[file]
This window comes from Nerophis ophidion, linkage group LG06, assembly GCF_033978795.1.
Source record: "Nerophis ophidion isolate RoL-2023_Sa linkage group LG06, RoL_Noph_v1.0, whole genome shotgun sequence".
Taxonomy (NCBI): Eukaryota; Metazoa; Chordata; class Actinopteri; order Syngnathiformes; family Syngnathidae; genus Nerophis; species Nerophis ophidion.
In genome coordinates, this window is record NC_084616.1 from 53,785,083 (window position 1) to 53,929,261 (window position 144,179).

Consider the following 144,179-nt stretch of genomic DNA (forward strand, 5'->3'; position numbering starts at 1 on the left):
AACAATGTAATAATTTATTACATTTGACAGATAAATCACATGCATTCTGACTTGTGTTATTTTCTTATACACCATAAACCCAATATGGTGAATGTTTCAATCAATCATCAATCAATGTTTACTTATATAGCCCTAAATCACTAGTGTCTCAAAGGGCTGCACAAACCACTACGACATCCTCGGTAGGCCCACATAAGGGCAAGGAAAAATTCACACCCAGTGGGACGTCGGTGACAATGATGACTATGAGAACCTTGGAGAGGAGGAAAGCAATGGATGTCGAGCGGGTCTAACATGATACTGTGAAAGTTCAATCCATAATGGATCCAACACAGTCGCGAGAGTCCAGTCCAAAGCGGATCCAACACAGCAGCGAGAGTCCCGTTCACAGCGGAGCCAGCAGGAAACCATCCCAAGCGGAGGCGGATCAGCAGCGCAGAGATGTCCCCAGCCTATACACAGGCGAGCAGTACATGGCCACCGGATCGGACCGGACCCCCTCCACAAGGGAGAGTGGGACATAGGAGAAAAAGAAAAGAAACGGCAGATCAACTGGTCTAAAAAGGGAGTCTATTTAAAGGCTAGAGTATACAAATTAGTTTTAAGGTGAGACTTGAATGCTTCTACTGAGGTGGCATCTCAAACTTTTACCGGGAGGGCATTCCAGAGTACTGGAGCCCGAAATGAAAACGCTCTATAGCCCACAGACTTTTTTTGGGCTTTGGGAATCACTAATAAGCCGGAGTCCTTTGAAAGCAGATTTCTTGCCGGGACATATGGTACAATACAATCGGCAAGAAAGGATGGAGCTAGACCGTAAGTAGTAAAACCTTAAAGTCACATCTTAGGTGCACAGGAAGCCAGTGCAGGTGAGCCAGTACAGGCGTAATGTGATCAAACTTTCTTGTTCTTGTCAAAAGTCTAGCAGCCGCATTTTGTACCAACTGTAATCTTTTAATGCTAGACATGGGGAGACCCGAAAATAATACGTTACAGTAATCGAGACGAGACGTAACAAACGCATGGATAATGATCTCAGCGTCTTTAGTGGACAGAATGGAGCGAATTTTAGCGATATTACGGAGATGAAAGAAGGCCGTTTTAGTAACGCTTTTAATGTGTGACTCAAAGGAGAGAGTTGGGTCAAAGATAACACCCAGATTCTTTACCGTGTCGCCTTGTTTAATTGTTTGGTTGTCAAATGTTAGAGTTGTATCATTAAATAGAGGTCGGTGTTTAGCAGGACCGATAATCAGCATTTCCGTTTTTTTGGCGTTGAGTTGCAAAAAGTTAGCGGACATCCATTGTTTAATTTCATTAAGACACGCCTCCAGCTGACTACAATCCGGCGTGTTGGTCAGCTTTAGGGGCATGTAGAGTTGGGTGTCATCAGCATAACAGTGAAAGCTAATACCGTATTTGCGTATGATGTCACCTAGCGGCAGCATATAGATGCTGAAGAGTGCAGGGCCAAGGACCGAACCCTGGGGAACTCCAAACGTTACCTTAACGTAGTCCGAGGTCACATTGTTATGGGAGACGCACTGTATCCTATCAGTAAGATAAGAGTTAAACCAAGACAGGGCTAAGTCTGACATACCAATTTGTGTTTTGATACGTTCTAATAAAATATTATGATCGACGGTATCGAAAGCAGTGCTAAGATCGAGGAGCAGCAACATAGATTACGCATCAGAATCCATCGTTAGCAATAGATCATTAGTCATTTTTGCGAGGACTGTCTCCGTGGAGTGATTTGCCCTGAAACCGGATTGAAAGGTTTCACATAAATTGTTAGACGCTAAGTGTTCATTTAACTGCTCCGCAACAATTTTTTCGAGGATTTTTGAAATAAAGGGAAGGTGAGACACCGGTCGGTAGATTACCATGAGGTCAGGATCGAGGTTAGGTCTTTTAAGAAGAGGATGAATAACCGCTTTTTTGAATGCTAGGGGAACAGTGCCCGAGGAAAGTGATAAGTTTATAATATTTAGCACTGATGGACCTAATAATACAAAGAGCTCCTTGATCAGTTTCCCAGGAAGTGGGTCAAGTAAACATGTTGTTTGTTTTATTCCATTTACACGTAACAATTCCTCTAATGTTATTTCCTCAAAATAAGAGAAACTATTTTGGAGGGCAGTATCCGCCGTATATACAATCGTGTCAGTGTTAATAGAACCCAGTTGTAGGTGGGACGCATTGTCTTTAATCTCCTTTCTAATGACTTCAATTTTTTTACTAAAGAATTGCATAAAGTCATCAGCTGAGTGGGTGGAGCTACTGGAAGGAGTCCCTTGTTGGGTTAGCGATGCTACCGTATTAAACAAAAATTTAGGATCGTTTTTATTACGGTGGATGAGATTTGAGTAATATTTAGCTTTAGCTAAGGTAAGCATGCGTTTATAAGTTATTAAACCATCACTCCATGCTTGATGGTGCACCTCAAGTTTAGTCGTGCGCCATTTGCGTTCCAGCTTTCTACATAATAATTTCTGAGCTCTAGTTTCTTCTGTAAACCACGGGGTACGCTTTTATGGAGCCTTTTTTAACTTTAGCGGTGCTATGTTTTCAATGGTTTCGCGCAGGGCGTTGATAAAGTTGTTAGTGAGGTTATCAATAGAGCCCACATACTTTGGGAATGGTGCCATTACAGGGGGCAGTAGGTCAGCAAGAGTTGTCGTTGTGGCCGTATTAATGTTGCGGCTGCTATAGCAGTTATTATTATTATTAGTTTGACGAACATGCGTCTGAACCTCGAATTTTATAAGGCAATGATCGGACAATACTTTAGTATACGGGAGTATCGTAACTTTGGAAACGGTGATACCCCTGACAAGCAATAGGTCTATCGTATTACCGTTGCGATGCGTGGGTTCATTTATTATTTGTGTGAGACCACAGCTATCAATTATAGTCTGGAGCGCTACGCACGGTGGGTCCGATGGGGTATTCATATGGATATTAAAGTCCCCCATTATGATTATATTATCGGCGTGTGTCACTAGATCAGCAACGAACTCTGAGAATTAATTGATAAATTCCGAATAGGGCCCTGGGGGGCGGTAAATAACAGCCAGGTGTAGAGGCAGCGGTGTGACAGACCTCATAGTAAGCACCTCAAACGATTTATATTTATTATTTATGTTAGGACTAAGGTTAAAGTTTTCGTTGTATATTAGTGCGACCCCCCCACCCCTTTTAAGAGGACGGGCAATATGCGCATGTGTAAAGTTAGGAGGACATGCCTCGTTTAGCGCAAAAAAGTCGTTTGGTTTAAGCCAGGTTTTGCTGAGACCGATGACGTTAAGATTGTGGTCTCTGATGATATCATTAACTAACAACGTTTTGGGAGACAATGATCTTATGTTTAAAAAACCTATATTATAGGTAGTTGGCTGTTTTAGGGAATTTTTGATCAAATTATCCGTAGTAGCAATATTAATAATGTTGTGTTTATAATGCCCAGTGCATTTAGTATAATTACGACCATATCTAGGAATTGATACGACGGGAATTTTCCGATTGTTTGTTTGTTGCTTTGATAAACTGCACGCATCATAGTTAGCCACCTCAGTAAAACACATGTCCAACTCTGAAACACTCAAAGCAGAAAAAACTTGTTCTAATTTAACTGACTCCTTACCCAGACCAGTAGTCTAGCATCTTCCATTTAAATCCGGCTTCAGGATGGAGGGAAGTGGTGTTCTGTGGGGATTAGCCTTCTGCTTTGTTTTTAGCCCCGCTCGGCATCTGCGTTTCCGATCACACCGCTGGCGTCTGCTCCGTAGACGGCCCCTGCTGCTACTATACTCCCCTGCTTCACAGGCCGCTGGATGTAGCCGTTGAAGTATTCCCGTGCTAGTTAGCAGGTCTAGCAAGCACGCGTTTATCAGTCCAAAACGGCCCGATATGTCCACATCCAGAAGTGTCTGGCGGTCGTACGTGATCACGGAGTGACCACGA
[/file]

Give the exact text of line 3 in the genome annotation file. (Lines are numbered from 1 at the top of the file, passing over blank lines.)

Taxonomy (NCBI): Eukaryota; Metazoa; Chordata; class Actinopteri; order Syngnathiformes; family Syngnathidae; genus Nerophis; species Nerophis ophidion.